Tomb Raider is presented in 2.35:1 anamorphic widescreen. To no one's surprise this is a fantastic looking print. I didn't spot any instances of imperfections or defects in the image at all. Every aspect of the colors, black levels and flesh tones were even and bright. This is easily a reference quality transfer and a great job by Paramount.

Audio is presented in Dolby Digital 5.1 English as well as Dolby Digital 2.0 in French and Spanish. Much like the transfer, the audio portions of this disc are also well done. Dialogue, effects and Graeme Revell's bombastic score are all clear of any distortion or hiss. As expected this is a very aggressive mix with a multitude of directional sounds utilized through all of the surrounding speakers. Also included on this disc are English subtitles.

Fans of Tomb Raider are going to be very happy with the efforts put forth by Paramount for the supplemental section of this disc. To start with there is a commentary track by director Simon West (who also directed The General's Daughter). West gets right down to business on the track discussing such aspects of the production as casting, Angelina Jolie's training, and how many of the special effects were accomplished. Since I wasn't a fan of the film I wasn't really thrilled with this commentary, though fans of the film will delight in Mr. West's anecdotes and stories.

Next up are five separate "featurettes" on different aspects of the film. "Crafting Lara Croft" focuses on Angelina Jolie's training and preparation for her role in the film. "The Stunts of Tomb Raider" takes a look at (duh) the stunts utilized in the film, including the bungee cord sequence and the pendulum column Lara rides in the film. "Digging Into Tomb Raider" is the longest of all the features (clocking in at around 25 minutes) and is a general overview of the film and its production. Also included are interviews with Jolie and some of the cast and crew. "Visual Effects" includes eight separate vignettes, each one taking a look at certain action sequences in the film (including the robot, the stone statues, et cetera). "Are You Game" focuses more on the aspect of the video game and the microchip version of Lara Croft. Included on this feature are some scenes from the video game series. Taken as a whole these featurettes are a great way to get some in-depth insight into the making of Tomb Raider.

Viewers can take a look at four deleted scenes that were cut from the final film. Each of these scenes are presented in anamorphic widescreen and are in decent though not perfect shape. There is an alternate opening title sequence which isn't all that exciting, and a funny music video for the song "Elevation" by U2 featuring The Edge humorously transplanted into some of the Tomb Raider scenes with Lara Croft.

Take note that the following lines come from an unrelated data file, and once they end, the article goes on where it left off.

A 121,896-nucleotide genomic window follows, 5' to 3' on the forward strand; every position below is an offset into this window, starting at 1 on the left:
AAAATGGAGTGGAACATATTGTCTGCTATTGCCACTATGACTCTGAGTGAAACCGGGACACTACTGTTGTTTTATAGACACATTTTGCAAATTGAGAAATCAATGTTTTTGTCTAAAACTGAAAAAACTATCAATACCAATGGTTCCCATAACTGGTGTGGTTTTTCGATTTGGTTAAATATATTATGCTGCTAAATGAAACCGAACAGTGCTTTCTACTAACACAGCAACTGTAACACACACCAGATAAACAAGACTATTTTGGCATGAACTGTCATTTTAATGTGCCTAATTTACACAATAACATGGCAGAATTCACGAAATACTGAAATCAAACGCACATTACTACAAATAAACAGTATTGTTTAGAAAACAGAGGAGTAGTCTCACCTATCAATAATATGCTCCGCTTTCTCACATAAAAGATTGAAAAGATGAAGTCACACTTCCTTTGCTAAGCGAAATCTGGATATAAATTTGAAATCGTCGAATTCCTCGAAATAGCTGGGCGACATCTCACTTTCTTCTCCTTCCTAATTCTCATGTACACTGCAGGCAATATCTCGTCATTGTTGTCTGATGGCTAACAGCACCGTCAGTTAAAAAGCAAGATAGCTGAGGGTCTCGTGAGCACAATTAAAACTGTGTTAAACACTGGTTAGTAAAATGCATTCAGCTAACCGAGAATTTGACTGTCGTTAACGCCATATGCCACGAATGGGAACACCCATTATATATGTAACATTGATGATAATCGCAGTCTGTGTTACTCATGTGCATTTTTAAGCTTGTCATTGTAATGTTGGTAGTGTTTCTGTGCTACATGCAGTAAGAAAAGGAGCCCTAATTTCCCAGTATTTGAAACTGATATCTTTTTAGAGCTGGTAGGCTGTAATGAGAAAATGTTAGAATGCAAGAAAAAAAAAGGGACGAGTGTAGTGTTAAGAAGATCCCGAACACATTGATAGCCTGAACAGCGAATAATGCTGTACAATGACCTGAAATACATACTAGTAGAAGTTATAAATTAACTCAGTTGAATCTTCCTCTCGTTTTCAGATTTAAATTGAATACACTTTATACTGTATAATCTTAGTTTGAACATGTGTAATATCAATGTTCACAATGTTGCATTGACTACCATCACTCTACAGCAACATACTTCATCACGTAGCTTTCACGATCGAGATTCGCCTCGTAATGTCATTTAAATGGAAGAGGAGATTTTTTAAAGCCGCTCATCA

Also included on this disc is a lot of DVD-ROM content, though I couldn't get them to work on my computer as it's been on the fritz for a while. However, the included list of materials features a Tomb Raider timeline, a game demo, a web site archive, an online experience, and much, much more.

Finally, Easter egg hunters will be happy to hear that there is a little egg on the special features menu. Push your down arrow key to highlight some wavy lines. Push enter and you'll be taken to some interviews with Jolie and her father.

Closing Statement

The most disappointing thing about Tomb Raider was that Angelina Jolie takes a shower in multiple scenes yet we never see her from the shoulders down. When I saw this movie in theaters there were literally audible groans at the lack of T&A during these scenes. Come on Paramount…pander to the masses!

Otherwise, Tomb Raider is just one big effects show. If you're looking for characterization any deeper than a puddle you'll be apt to look elsewhere. If you're drooling for big-budget effects and lots of CGI then Tomb Raider is by all means your kinda movie. Paramount has done an excellent job on this transfer, audio mix, and supplement materials.

The Verdict

Tomb Raider's script is found guilty of bad writing and lousy characterization, but set free due to excellent special effects work. Paramount is out on bail for doing a nice job on this disc.

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Scales of Justice

Video: 99
Audio: 98
Extras: 94
Acting: 82
Story: 61
Judgment: 75

Perp Profile

Studio: Paramount
Video Formats:
• 2.35:1 Anamorphic
Audio Formats:
• Dolby Digital 5.1 Surround (English)
• Dolby Digital 2.0 Surround (French)
• Dolby Digital 2.0 Surround (Spanish)
• English
Running Time: 100 Minutes
Release Year: 2001
MPAA Rating: Rated PG-13
• Action

Distinguishing Marks

• Commentary Track with Director Simon West
• Five Behind-The-Scenes Featurettes
• Music Video: "Evolution" by U2
• Four Deleted Scenes
• Alternate Opening Sequence
• DVD-ROM Content


• IMDb
• Official Site
• Eidos Interactive

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Review content copyright © 2001 Patrick Naugle; Site design and review layout copyright © 2016 Verdict Partners LLC. All rights reserved.